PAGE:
AN impartial public education campaign must be mounted ahead of the independence referendum, academics at Edinburgh University said today.
They said it was vital to ensure that on such a crucial issue people had enough information to make a reasoned judgement.
The call came following yesterday’s launch of the Yes Scotland campaign, when First Minister Alex Salmond announced its aim of getting a million people to sign the Yes Declaration in favour of independence by 2014. He said: “If we achieve that, then we shall win an independent Scotland.”
Mr Salmond told supporters at the launch at Cineworld in Fountainbridge they were there to “unite behind a declaration of self-evident truth” that “the people who live in Scotland are best placed to make the decisions that affect Scotland”.
Green co-leader Patrick Harvie, who appeared on stage with Mr Salmond, said Greens were not nationalists but he would help “develop a clear and compelling case for Scotland to take a bold and radical step and vote Yes to independence”.
The academics, including Professor Charlie Jeffery and colleagues Dr Nicola McEwen and Dr Ailsa Henderson, said there should be “an impartial, informative and accessible” public education programme on Scottish independence and suggested it could be led by the Electoral Commission, drawing on appropriate expertise in universities, the voluntary sector and other non-aligned groups.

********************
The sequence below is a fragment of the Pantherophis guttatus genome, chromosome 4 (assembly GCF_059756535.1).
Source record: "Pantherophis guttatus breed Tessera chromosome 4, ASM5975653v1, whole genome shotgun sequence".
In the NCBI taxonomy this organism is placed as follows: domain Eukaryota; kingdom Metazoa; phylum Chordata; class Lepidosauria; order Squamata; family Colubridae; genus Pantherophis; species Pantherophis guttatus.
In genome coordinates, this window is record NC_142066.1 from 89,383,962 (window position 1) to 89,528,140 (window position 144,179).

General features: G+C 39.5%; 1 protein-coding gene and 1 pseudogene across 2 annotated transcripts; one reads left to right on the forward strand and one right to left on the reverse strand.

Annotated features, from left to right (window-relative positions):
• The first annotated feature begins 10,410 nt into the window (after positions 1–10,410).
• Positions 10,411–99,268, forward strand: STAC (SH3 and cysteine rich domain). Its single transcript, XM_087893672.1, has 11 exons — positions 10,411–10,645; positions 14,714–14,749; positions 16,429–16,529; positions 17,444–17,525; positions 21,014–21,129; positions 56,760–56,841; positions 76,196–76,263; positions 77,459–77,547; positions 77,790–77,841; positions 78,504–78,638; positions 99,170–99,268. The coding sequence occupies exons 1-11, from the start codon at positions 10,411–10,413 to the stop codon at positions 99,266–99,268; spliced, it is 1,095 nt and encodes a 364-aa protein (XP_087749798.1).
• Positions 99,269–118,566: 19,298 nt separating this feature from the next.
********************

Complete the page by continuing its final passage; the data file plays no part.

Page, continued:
In a statement they said: “A referendum involving such a fundamental option for change as independent statehood is clearly an event of enormous significance. Given that significance, we believe that particular emphasis should be given to ensuring that all groups within the electorate are sufficiently well-informed to be able to give a reasoned judgement.”
They pointed out such an information campaign had been carried out in Quebec ahead of referendums in 1980 and 1995.
Celebrities including Hollywood star Brian Cox and X-Men actor Alan Cumming joined the politicians at yesterday’s launch of the Yes campaign.
Cox told the audience: “We have arrived at the moment to realise our potential.”
Cumming said Scotland had “blossomed” since the establishment of the Scottish Parliament. He added: “I believe independence can only add to our potential. The world is waiting for us. Scotland is ready.”
There was no personal appearance or video message from Sir Sean Connery, but actor Martin Compston read a statement from the star, in which he said: “This is a historic day. The Yes campaign has centred on a positive vision for Scotland. It is rooted in inclusiveness, equality and that core democratic value that the people of Scotland are the best guardians of their own future.”